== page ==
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Interactive Data Visualization for the Web, 2nd Edition by Scott Murray

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Chapter 9. Updates, Transitions, and Motion

Until this point, we have used only static datasets. But real-world data almost always changes over time. And you might want your visualization to reflect those changes.

In D3 terms, those changes are handled by updates. The visual adjustments are made pretty with transitions, which can employ motion for perceptual benefit.

We’ll start by generating a visualization with one dataset, and then changing the data completely.

Modernizing the Bar Chart

Let’s revisit our trusty old bar chart in Figure 9-1.

dvw2 0901
Figure 9-1. The bar chart, as seen last

If you examine the code in 01_bar_chart.html, you’ll see that we used this static dataset:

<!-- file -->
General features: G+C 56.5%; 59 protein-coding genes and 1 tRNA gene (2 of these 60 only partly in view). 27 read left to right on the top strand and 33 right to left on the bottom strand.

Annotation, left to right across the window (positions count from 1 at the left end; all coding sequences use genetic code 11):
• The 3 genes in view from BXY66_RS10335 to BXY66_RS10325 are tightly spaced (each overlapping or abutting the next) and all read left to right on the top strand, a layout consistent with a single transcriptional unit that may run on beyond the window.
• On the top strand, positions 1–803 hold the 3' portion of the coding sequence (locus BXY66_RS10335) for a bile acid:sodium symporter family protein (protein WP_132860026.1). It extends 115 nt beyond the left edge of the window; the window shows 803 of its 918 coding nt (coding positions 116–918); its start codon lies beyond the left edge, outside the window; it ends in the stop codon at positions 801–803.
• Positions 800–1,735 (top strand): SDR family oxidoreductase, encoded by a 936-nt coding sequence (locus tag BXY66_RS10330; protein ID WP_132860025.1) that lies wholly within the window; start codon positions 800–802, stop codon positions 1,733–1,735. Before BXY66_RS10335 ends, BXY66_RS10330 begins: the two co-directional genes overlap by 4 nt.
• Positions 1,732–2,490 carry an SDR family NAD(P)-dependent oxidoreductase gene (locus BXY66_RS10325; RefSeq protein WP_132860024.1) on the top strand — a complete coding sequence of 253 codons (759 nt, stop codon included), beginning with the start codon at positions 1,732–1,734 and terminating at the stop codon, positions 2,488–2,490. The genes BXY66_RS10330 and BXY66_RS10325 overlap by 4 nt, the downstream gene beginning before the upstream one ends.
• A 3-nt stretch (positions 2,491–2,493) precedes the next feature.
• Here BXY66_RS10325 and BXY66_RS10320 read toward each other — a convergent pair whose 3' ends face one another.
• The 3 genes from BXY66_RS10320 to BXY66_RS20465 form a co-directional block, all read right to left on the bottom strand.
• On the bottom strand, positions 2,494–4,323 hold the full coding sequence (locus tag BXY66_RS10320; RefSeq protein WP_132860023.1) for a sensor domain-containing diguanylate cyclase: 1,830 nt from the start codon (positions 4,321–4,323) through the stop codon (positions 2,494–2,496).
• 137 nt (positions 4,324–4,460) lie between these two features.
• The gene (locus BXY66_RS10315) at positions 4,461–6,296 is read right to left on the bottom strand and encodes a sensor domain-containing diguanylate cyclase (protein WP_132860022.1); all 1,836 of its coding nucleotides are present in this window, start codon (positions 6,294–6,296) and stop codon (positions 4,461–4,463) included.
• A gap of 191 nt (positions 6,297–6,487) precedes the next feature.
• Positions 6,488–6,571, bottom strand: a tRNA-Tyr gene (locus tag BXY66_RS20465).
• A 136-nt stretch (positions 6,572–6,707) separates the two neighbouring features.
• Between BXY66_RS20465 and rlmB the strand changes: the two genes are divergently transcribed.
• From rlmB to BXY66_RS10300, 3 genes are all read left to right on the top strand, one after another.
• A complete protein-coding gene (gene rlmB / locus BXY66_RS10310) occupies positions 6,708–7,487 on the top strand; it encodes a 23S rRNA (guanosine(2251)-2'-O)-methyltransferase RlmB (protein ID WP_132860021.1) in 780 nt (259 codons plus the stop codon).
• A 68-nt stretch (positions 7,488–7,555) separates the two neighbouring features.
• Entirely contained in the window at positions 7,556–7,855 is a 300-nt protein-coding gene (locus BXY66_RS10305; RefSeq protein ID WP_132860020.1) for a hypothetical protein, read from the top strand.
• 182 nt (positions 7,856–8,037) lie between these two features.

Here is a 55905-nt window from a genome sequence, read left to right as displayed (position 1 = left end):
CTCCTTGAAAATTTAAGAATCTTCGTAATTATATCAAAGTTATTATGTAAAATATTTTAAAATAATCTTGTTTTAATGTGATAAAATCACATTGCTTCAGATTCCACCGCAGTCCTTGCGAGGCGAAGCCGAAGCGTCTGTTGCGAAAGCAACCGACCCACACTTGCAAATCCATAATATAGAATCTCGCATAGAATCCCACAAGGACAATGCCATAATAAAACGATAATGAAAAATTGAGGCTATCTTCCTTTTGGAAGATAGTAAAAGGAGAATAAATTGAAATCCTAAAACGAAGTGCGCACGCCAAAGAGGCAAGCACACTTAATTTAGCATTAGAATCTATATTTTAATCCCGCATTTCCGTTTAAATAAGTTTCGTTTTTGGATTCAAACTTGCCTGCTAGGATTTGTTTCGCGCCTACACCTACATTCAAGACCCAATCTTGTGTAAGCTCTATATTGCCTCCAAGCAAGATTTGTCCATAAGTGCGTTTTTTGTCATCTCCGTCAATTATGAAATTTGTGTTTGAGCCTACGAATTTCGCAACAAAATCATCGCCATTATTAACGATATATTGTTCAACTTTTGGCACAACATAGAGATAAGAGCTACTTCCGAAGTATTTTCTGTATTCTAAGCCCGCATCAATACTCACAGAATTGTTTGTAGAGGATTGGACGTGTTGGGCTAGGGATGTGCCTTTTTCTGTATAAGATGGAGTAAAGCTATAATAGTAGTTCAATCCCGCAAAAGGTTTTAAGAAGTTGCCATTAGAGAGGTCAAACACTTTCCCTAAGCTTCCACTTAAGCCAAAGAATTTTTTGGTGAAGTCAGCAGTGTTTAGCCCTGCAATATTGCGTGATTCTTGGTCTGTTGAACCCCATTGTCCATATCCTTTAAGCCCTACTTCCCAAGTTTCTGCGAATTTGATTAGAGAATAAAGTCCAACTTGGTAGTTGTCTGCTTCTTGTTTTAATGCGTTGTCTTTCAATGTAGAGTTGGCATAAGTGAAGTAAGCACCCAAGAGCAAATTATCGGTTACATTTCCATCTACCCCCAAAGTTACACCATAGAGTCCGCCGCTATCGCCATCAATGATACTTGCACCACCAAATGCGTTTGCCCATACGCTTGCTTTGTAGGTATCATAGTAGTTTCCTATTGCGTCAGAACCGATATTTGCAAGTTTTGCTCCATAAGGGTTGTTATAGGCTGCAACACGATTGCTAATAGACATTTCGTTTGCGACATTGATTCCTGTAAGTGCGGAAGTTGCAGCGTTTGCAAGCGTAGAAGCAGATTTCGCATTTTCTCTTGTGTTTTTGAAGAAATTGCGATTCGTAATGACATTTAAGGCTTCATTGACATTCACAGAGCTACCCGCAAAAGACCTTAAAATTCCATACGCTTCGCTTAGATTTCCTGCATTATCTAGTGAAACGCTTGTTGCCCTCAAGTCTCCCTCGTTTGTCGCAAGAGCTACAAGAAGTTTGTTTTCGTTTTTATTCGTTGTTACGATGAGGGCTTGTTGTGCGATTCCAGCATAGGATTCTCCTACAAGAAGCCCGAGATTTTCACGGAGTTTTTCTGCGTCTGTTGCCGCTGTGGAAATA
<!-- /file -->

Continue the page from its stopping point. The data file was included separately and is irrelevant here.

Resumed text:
var dataset = [ 5, 10, 13, 19, 21, 25, 22, 18, 15, 13,
                11, 12, 15, 20, 18, 17, 16, 18, 23, 25 ];

Since then, we’ve learned how to write more flexible code, so our chart elements resize to accommodate different-sized datasets (meaning shorter or longer arrays) and different data values (smaller or larger numbers). We accomplished that flexibility using D3 scales, so I’d like to start by bringing our bar chart up to speed.

Ready? Okay, just give me a sec…

Aaaaaand, done! Thanks for waiting.

Figure 9-2 looks pretty similar, but a lot has changed under the hood. You can follow along by opening 02_bar_chart_with_scales.html.

Figure 9-2. A scalable, flexible bar chart

To start, I adjusted the width and height, ...

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